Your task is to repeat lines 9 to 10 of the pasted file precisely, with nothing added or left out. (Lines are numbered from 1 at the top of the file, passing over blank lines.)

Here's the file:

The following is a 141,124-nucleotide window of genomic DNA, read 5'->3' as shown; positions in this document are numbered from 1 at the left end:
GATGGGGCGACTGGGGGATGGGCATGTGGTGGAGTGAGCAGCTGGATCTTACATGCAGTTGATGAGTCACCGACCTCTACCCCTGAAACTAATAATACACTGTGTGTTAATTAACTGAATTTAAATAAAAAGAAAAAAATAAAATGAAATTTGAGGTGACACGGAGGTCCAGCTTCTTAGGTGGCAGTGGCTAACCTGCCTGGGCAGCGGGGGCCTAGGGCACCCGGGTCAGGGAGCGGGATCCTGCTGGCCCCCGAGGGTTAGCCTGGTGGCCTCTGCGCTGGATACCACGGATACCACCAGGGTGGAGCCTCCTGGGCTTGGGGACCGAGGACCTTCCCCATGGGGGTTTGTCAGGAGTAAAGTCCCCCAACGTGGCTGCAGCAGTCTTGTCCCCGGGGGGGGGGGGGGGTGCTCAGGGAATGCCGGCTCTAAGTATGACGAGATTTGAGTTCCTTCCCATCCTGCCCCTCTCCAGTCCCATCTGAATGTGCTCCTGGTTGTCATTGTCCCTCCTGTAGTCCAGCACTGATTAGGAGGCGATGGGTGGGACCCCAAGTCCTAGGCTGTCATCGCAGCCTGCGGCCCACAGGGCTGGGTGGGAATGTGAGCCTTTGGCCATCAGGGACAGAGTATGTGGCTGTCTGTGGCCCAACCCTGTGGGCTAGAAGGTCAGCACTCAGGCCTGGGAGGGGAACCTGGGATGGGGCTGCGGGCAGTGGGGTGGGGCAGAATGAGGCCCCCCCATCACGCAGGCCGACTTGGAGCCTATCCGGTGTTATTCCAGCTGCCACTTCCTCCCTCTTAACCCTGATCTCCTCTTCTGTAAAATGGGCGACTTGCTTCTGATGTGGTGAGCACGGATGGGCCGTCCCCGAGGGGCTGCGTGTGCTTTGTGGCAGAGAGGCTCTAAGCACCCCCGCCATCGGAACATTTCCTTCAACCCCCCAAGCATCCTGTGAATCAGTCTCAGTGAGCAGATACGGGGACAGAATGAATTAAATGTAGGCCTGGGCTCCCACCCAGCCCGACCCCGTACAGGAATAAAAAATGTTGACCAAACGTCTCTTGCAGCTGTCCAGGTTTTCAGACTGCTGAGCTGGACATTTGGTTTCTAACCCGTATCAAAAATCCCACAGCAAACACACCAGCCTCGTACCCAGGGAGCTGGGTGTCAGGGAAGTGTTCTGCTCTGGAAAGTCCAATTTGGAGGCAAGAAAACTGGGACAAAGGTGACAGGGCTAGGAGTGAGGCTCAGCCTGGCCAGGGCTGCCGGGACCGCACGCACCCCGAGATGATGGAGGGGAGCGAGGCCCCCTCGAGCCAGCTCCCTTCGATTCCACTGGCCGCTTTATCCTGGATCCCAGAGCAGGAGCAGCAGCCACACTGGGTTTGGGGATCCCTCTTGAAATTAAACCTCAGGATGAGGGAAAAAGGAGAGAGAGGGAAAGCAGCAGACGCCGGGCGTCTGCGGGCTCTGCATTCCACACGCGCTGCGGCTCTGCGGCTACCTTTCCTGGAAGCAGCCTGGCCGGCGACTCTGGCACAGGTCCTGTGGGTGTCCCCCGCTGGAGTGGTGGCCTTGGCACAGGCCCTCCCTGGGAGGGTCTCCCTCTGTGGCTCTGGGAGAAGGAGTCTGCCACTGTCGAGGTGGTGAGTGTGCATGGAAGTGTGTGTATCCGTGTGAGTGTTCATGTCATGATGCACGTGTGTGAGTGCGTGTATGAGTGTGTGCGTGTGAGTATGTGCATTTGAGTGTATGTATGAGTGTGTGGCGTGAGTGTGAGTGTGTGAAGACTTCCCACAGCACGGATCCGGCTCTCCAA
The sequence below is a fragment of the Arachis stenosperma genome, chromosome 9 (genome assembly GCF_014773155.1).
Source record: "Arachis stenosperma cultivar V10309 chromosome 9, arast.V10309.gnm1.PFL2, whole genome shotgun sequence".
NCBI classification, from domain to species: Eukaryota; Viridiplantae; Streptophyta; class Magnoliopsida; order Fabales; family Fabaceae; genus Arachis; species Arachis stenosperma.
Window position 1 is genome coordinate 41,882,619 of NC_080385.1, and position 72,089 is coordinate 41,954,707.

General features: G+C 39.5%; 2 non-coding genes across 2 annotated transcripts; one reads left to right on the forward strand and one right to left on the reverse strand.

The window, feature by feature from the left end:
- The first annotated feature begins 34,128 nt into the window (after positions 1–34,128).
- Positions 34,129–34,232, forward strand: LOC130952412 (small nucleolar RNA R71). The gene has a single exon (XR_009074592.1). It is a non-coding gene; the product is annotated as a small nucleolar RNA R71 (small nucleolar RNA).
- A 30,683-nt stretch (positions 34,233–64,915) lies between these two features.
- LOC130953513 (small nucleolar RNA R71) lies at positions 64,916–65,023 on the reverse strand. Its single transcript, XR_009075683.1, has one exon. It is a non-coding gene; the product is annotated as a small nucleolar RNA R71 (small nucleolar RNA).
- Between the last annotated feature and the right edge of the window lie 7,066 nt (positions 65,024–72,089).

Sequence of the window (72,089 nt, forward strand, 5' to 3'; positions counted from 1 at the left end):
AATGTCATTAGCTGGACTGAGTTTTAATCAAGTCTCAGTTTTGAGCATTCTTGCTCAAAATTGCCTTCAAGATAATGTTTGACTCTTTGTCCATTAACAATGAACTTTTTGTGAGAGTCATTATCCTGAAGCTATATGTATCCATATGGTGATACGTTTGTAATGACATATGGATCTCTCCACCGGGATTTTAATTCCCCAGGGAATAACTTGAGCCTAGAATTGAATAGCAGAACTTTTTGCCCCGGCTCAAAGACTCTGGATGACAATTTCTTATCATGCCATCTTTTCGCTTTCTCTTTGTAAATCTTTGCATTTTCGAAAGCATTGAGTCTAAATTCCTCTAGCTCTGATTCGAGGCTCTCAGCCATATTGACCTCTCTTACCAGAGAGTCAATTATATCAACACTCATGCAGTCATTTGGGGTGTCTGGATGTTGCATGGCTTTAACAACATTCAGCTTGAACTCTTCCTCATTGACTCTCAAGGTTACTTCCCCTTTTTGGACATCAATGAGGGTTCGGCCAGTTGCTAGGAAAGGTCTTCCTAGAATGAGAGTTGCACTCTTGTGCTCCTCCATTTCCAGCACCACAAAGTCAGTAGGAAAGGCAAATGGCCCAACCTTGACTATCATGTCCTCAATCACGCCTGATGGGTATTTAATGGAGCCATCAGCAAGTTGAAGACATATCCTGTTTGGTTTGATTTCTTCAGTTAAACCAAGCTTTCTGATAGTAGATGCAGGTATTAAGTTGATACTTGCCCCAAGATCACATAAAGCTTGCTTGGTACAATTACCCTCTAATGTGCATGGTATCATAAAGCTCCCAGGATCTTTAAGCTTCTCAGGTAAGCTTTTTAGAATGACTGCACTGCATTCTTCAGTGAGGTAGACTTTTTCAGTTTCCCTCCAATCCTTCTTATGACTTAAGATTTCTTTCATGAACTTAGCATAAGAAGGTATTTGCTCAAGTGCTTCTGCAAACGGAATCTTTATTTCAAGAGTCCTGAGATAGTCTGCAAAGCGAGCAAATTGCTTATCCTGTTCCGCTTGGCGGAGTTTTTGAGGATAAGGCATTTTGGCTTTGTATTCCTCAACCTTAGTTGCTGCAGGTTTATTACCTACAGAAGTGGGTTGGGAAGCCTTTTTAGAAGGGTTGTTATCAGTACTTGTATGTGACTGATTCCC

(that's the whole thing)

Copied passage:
- The first annotated feature begins 34,128 nt into the window (after positions 1–34,128).
- Positions 34,129–34,232, forward strand: LOC130952412 (small nucleolar RNA R71). The gene has a single exon (XR_009074592.1). It is a non-coding gene; the product is annotated as a small nucleolar RNA R71 (small nucleolar RNA).